Though centrally positioned on our face, the nose holds subtle complexities that greatly influence our general appearance. One such intricate detail of the nose is the columella, a small segment between the nostrils. Its structure and positioning can significantly affect our profile and frontal appearance. However, not everyone is familiar with terms like “hanging columella” or “retracted columella,” even though these conditions might be affecting their nasal aesthetics. In this blog post, we delve deep into understanding these conditions, their causes, and their management, offering insights for those considering rhinoplasty or simply curious about nasal anatomy.
The columella is the segment of the nose located between the nostrils. A hanging columella refers to when the columella appears excessively long or protrudes downward, making the nostrils more visible from a profile view. It may give an appearance that the tip of the nose is drooping or that the base of the nostrils is elevated.
There are several causes for a hanging columella:
Treatment options depend on the cause and severity:
Dr. Kadir prefers the surgical method of eliminating this problem, as it gives a stable result in the long term. Typically, correction of a drooping columella is performed together with reconstruction of the tip of the nose, and tissue reduction in the process of rhinoplasty, often using septal cartilage grafts.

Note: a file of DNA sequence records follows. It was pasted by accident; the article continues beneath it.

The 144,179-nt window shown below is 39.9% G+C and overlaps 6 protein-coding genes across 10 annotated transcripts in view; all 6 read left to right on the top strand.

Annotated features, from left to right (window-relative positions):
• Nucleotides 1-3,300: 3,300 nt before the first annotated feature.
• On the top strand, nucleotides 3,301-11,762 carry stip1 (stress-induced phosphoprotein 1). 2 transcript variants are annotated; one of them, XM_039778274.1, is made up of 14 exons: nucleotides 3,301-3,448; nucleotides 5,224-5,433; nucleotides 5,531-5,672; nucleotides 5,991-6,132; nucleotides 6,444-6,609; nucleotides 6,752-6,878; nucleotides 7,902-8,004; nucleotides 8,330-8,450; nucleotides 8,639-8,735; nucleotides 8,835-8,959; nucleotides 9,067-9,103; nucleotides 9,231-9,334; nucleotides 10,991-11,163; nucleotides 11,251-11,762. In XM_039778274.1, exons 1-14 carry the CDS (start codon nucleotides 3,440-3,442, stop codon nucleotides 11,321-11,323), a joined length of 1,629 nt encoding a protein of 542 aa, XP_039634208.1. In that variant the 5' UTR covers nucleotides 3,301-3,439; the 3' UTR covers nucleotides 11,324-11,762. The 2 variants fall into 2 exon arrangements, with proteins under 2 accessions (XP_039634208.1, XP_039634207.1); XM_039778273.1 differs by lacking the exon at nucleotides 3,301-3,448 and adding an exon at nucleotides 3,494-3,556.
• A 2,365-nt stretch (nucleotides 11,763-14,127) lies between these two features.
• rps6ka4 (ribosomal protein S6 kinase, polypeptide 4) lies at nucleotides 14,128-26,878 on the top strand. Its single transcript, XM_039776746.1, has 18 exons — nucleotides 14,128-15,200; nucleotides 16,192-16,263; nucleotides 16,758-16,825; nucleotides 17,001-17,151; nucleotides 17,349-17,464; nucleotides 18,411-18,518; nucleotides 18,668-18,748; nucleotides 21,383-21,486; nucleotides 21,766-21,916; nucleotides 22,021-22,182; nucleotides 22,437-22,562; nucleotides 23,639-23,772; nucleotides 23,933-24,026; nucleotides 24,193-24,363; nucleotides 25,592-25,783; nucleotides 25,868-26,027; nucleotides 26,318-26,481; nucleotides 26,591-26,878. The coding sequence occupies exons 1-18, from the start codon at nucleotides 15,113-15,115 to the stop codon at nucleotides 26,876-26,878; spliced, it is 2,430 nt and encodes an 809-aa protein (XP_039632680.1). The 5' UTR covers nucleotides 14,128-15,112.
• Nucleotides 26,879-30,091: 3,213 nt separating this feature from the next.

A retracted columella is the opposite of a hanging columella. Instead of appearing overly long or protruding, a retracted columella seems to be pulled upward, making the nasal tip appear pinched. Moreover, the nostrils are excessively flared or exposed. This condition can sometimes give the appearance that a person is constantly flaring their nostrils.
The columella does not “shrink” per se after rhinoplasty. However, swelling can distort the size and shape of the columella immediately after surgery. As the swelling decreases, the columella may appear different, but this is a reflection of the reduction in inflammation rather than the columella shrinking.
The healing process after rhinoplasty or any nasal surgery varies among individuals. Generally, most swelling and bruising around the columella will subside within a few weeks. However, the subtle nuances of healing, such as minor swelling, scar maturation, and tissue settling, can take up to a year or longer. As always, any concerns about healing should be discussed with a professional surgeon or ENT specialist like Dr. Kadir, who has significant experience in nasal surgery.
Awareness of these conditions, their causes, and potential treatments offer valuable knowledge for anyone considering nasal cosmetic adjustments or simply seeking a better understanding of facial aesthetics. As with any cosmetic concern, a personalized consultation with a medical professional is essential to ensure the best outcomes and tailored solutions. Whatever your nasal aspirations may be, it’s essential to remember that every detail, no matter how minute, contributes to the unique beauty of each individual.